Colin David WREN

Colin David WREN

Colin David Wren. Photograph courtesy of P. Kahler.

Colin David Wren. Photograph courtesy of P. Kahler.

Per his military service record (regimental no. 4623), Colin David Wren was born at Calcutta, India. He gave his age as 40 years and 5 months, his marital status as married, and his occupation as laborer. His description on his medical was height 5 feet 10 inches tall, weight 142 lbs., with a medium complexion, green eyes, and dark hair. His religious denomination was Church of England. He claimed that he had six years previous military experience in India. He completed his medical on 19th October 1915 at Lithgow, and was attested by Lieutenant F. Middenway at Lithgow on 2nd November 1915 (when the Coo-ees were in Lithgow).

He was reported as having joined the Coo-ees in the Cowra Free Press.[1]

After completing the Coo-ee March he went to Liverpool Camp as reinforcement for the 13th Battalion.

Private Wren was given a send-off at Tallarook woolshed [near Broula] in January 1916, where he was presented with a gold wristlet watch, and he ‘in responding, made a vigorous appeal to the manhood of Broula to enlist, and was successful in securing five recruits’.[2]

On his embarkation roll his address at time of enrolment was Grenfield [i.e. Grenfell] Road, Broula, via Cowra, N.S.W., and his next of kin is listed as his wife, Mrs. M. [Margaret] Wren, at the same address.

On 16th February 1916 Private Wren was one of the first group of Coo-ees to embark overseas on active service, and departed Sydney on the HMAT Ballarat A70 as 14th reinforcement for the 13th Battalion.

HMAT Ballarat A70, 18/2/1916. Photograph from the AWM Collection PB0182.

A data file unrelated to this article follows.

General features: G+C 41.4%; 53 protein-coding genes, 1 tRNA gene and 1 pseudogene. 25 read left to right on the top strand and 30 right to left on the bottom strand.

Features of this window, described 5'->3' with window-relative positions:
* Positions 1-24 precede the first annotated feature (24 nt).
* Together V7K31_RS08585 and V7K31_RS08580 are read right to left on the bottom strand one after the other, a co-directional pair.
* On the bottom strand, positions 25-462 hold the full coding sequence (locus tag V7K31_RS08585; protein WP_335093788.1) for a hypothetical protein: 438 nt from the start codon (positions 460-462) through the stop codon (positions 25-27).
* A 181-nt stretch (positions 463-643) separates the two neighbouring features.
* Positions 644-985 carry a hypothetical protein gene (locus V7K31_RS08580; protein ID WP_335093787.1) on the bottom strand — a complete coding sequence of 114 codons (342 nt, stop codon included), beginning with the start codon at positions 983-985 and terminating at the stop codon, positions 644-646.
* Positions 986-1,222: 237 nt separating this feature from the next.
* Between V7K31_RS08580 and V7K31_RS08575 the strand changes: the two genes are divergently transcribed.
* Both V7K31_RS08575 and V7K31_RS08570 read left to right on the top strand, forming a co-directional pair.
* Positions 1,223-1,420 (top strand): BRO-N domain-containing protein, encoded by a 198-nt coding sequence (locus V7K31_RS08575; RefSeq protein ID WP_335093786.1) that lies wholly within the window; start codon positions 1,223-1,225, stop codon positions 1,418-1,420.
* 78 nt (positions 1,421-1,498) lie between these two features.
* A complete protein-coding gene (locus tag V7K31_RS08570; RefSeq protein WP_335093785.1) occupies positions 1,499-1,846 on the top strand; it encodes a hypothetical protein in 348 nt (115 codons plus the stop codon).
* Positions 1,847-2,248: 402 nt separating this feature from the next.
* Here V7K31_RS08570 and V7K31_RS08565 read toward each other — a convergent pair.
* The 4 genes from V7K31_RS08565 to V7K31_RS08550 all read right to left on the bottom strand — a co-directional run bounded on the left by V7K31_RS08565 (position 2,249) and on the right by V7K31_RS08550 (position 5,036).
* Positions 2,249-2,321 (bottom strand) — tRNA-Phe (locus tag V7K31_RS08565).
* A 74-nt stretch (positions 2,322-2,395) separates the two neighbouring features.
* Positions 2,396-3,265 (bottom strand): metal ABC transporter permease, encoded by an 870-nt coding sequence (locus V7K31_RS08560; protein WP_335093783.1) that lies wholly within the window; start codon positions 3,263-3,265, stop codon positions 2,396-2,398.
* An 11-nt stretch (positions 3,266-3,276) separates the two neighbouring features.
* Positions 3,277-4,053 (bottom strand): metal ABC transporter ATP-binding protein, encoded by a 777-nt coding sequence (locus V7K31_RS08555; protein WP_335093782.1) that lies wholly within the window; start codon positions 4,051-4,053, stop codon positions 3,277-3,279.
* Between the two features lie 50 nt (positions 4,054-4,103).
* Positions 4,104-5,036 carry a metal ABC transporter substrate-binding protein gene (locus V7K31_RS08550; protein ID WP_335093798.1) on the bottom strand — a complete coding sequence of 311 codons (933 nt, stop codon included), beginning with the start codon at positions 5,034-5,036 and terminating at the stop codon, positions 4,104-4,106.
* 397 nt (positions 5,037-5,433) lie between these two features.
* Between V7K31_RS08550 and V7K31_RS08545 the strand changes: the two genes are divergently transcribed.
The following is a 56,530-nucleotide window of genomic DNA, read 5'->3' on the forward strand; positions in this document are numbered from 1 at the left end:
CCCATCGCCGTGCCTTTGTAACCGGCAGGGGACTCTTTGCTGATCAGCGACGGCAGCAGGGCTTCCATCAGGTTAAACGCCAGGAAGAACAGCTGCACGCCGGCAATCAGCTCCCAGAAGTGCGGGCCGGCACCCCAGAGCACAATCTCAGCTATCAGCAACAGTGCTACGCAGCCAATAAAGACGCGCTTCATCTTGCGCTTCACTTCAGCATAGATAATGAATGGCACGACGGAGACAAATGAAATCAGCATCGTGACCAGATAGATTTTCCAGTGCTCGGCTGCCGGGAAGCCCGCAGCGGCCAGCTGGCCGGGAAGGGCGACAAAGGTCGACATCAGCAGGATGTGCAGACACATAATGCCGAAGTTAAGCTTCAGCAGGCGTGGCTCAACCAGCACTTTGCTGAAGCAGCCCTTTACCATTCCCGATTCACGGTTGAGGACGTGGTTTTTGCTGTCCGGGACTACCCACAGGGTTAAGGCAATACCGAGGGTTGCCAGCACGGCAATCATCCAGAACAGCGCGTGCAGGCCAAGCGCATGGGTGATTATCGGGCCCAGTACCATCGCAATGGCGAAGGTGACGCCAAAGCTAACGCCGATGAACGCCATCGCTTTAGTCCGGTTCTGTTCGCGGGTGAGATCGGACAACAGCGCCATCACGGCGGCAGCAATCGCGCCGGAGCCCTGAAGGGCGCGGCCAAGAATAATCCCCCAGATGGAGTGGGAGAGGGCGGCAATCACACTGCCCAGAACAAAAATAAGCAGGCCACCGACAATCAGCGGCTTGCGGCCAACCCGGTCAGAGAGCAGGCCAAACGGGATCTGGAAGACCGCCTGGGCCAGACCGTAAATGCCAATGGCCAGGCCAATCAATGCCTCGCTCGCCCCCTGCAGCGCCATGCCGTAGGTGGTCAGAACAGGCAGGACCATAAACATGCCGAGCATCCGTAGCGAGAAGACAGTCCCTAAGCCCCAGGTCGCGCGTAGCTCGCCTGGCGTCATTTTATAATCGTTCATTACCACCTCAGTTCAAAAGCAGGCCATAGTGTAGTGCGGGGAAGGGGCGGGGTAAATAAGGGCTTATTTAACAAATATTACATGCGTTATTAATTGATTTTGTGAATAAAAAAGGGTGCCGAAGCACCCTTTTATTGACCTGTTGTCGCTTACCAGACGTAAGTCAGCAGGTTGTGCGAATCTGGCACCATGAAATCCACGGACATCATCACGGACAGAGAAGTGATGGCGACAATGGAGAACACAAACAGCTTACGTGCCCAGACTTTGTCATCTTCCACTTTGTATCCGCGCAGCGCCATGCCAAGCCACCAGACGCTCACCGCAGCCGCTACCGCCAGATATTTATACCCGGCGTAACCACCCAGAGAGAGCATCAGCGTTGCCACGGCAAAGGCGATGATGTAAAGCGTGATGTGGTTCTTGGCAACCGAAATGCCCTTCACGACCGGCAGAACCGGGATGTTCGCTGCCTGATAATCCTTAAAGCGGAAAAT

HMAT Ballarat A70, 18/2/1916. Photograph from the AWM Collection PB0182.

The HMAT Ballarat A70 arrived in Egypt on 22nd March 1916.

On 1st April 1916 Private Wren, (along with the other Coo-ees he had travelled to Egypt with), was transferred to the 54th Battalion at Ferry Post.

On 12th April 1916 Private Wren was transferred to the 1st Australian Stationary Hospital at Ismailia, Egypt, with Stricture. On 27th April 1916 he was transferred to the British Red Cross Convalescent Home in Montazah. On 8th May 1916 he was discharged for duty to Tel-el-Kebir.

On 25th May 1916 he was transferred to the 4th Pioneer Battalion.

On 5th June 1916 he proceeded to join the British Expeditionary Force in France from Alexandria aboard the Transport Ionian. He disembarked at Marseilles on 15th June 1916.

On 25th October 1916, he was detached for duty at the 1st Anzac Headquarters, from the 4th Australian Divisional Base Depot.

On 8th January 1917 he was taken on strength of the 4th Pioneer Battalion in the field.

Three months later he was admitted to the 1st Field Ambulance sick, on 4th April 1917. He was transferred to the 10th General Hospital in Rouen on 9th April 1917. On 1st May 1917 he was transferred to England on the Hospital Ship Western Australia. He was admitted to the 2nd Southern General Hospital in Bristol with old stricture, on 2nd May 1917.

During the time he was convalescing in hospital in Bristol , Private Wren wrote in a letter dated 16th June 1916, that was reported on in the Cowra Free Press, of ‘his praise of the people of that town in regard to their treatment of wounded Australians’, and he described being taken for a drive around the city by the local people, and he said ‘he and hundreds of other wounded Australians thanked God for the hospitable and kind way in which they had been treated by the people of England’.[3]

On 27th July 1917 he was transferred to the 3rd Auxiliary Hospital from the 2nd Southern General Hospital, with Cystitis.

On 30th July 1917 Private Wren was discharged from hospital, and granted two weeks leave until 13th August 1917, when he reported to No. C. Depot in Weymouth, England.

On 27th September 1917 Private Wren left England for return to Australia on the transport Suevic.

On 3rd January 1918 he was discharged at Sydney as medically unfit.

[1] Another “Cooee!”, Cowra Free Press, 13 November 1915, p. 2, http://nla.gov.au/nla.news-article99695508

[2] A Soldier Farewelled’, Cowra Free Press, 22 January 1916, p. 2, http://nla.gov.au/nla.news-article99696556

[3] ‘Soldier’s letters’, Cowra Free Press, 8 September 1917, p. 2, http://nla.gov.au/nla.news-article99711897

 

 

 

4 responses to “Colin David WREN

  1. Frances Kahler

    This is my husbands great grandfather. Wonderful to be able to read this.

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